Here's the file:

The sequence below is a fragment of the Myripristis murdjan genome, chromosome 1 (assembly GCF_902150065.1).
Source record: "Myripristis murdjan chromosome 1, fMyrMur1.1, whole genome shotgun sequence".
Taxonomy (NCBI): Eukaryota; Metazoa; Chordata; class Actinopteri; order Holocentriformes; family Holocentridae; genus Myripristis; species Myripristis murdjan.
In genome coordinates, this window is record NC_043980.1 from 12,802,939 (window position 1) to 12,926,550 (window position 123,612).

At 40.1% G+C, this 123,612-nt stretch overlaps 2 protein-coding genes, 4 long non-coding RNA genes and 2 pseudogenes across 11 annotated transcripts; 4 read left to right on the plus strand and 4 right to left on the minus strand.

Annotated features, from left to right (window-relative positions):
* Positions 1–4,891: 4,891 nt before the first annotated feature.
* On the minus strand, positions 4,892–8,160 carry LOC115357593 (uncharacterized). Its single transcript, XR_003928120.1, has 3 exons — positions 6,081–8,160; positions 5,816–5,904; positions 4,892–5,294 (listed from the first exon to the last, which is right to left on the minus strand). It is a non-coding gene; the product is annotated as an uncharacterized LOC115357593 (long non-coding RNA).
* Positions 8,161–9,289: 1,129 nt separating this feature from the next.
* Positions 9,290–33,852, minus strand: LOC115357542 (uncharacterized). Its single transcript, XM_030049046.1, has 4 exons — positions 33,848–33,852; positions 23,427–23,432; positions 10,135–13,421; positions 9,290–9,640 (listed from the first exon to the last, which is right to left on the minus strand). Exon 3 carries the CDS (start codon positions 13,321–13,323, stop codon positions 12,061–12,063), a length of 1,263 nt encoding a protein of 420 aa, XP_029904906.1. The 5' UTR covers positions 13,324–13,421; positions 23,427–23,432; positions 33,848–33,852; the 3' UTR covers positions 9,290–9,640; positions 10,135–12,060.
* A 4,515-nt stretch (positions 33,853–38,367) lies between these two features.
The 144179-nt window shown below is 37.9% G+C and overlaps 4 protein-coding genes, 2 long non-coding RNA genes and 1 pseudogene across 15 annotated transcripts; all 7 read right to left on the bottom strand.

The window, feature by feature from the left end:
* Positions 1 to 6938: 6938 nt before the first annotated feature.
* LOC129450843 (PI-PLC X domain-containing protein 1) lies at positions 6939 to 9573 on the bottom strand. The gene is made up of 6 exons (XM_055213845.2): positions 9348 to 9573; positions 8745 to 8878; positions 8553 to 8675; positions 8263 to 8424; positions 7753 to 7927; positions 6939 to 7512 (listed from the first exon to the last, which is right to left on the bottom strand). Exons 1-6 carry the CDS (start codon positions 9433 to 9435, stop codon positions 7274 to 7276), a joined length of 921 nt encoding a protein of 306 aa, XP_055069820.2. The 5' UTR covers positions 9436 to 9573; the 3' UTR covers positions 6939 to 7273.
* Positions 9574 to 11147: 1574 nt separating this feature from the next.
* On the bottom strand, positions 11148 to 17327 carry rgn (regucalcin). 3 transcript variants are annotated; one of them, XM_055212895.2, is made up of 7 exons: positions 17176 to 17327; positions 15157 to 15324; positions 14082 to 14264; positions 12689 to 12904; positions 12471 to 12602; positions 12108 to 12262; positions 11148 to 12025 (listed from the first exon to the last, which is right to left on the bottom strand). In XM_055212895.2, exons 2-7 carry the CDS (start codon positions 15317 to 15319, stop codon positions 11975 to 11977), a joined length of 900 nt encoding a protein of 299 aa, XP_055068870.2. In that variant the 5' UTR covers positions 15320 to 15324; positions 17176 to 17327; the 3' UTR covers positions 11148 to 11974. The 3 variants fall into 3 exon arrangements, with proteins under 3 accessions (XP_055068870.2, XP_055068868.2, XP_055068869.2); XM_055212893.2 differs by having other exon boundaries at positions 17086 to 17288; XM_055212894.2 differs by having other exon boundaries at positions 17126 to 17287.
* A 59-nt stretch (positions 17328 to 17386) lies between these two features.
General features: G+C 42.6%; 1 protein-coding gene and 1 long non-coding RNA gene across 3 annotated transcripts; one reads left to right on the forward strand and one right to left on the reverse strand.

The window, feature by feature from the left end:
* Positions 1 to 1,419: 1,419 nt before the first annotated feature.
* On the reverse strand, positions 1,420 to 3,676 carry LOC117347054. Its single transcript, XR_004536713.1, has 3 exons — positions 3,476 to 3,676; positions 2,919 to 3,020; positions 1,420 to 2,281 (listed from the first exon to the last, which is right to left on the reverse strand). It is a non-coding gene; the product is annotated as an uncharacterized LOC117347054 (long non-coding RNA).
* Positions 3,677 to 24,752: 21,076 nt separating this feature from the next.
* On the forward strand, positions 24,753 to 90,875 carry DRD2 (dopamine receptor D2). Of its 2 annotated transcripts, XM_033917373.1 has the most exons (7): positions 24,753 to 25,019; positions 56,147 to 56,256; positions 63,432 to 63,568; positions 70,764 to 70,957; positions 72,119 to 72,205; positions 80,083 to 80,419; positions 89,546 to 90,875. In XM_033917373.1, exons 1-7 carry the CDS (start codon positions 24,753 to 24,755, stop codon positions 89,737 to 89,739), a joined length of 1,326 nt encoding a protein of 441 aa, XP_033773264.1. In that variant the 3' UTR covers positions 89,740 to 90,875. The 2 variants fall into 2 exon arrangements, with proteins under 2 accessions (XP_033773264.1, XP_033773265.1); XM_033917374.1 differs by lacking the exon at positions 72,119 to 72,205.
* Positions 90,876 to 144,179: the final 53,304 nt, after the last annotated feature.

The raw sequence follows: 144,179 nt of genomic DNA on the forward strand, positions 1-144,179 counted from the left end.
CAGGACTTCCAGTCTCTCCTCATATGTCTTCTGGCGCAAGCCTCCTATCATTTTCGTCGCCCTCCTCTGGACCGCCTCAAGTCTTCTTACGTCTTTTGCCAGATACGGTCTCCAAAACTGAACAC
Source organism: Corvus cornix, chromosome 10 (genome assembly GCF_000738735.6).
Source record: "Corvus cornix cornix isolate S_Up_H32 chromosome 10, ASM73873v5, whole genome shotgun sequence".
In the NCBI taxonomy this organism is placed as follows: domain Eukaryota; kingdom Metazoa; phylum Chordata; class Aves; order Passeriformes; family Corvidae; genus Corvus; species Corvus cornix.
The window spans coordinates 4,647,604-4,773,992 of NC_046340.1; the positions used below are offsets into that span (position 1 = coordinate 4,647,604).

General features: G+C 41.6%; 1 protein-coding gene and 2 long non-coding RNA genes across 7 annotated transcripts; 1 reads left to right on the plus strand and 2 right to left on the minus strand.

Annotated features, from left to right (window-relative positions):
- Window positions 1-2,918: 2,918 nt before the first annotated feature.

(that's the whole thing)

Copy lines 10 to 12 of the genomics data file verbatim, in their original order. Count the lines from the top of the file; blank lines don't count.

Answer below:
* Positions 9,290–33,852, minus strand: LOC115357542 (uncharacterized). Its single transcript, XM_030049046.1, has 4 exons — positions 33,848–33,852; positions 23,427–23,432; positions 10,135–13,421; positions 9,290–9,640 (listed from the first exon to the last, which is right to left on the minus strand). Exon 3 carries the CDS (start codon positions 13,321–13,323, stop codon positions 12,061–12,063), a length of 1,263 nt encoding a protein of 420 aa, XP_029904906.1. The 5' UTR covers positions 13,324–13,421; positions 23,427–23,432; positions 33,848–33,852; the 3' UTR covers positions 9,290–9,640; positions 10,135–12,060.
* A 4,515-nt stretch (positions 33,853–38,367) lies between these two features.
The 144179-nt window shown below is 37.9% G+C and overlaps 4 protein-coding genes, 2 long non-coding RNA genes and 1 pseudogene across 15 annotated transcripts; all 7 read right to left on the bottom strand.